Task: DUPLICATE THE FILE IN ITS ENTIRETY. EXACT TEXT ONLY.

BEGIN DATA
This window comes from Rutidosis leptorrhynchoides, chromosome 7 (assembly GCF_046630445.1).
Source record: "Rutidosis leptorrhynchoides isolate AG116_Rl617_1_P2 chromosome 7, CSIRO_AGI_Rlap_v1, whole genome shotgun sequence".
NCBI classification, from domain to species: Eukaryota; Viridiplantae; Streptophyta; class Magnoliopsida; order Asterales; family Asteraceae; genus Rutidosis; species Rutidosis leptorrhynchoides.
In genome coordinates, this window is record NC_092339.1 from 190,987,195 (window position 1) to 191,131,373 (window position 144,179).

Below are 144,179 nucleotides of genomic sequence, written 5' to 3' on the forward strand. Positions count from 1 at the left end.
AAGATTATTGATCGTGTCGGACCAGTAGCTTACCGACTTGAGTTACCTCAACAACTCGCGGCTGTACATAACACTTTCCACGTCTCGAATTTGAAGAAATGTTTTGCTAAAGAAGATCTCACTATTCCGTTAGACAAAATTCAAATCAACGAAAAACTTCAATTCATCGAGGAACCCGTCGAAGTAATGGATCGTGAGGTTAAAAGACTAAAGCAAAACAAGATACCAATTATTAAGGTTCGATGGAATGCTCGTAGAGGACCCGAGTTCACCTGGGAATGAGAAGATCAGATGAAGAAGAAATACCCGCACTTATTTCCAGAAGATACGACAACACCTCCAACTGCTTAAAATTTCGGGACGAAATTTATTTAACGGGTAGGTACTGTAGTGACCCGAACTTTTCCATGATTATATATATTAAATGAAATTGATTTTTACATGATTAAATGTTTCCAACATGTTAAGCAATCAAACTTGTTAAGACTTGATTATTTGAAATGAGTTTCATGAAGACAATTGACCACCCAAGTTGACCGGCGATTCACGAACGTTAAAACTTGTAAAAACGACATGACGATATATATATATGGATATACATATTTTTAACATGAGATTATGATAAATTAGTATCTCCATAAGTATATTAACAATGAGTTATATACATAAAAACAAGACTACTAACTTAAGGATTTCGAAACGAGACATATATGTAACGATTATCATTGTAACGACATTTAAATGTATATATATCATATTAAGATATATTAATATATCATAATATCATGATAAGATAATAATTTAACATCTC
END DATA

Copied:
This window comes from Rutidosis leptorrhynchoides, chromosome 7 (assembly GCF_046630445.1).
Source record: "Rutidosis leptorrhynchoides isolate AG116_Rl617_1_P2 chromosome 7, CSIRO_AGI_Rlap_v1, whole genome shotgun sequence".
NCBI classification, from domain to species: Eukaryota; Viridiplantae; Streptophyta; class Magnoliopsida; order Asterales; family Asteraceae; genus Rutidosis; species Rutidosis leptorrhynchoides.
In genome coordinates, this window is record NC_092339.1 from 190,987,195 (window position 1) to 191,131,373 (window position 144,179).

Below are 144,179 nucleotides of genomic sequence, written 5' to 3' on the forward strand. Positions count from 1 at the left end.
AAGATTATTGATCGTGTCGGACCAGTAGCTTACCGACTTGAGTTACCTCAACAACTCGCGGCTGTACATAACACTTTCCACGTCTCGAATTTGAAGAAATGTTTTGCTAAAGAAGATCTCACTATTCCGTTAGACAAAATTCAAATCAACGAAAAACTTCAATTCATCGAGGAACCCGTCGAAGTAATGGATCGTGAGGTTAAAAGACTAAAGCAAAACAAGATACCAATTATTAAGGTTCGATGGAATGCTCGTAGAGGACCCGAGTTCACCTGGGAATGAGAAGATCAGATGAAGAAGAAATACCCGCACTTATTTCCAGAAGATACGACAACACCTCCAACTGCTTAAAATTTCGGGACGAAATTTATTTAACGGGTAGGTACTGTAGTGACCCGAACTTTTCCATGATTATATATATTAAATGAAATTGATTTTTACATGATTAAATGTTTCCAACATGTTAAGCAATCAAACTTGTTAAGACTTGATTATTTGAAATGAGTTTCATGAAGACAATTGACCACCCAAGTTGACCGGCGATTCACGAACGTTAAAACTTGTAAAAACGACATGACGATATATATATATGGATATACATATTTTTAACATGAGATTATGATAAATTAGTATCTCCATAAGTATATTAACAATGAGTTATATACATAAAAACAAGACTACTAACTTAAGGATTTCGAAACGAGACATATATGTAACGATTATCATTGTAACGACATTTAAATGTATATATATCATATTAAGATATATTAATATATCATAATATCATGATAAGATAATAATTTAACATCTC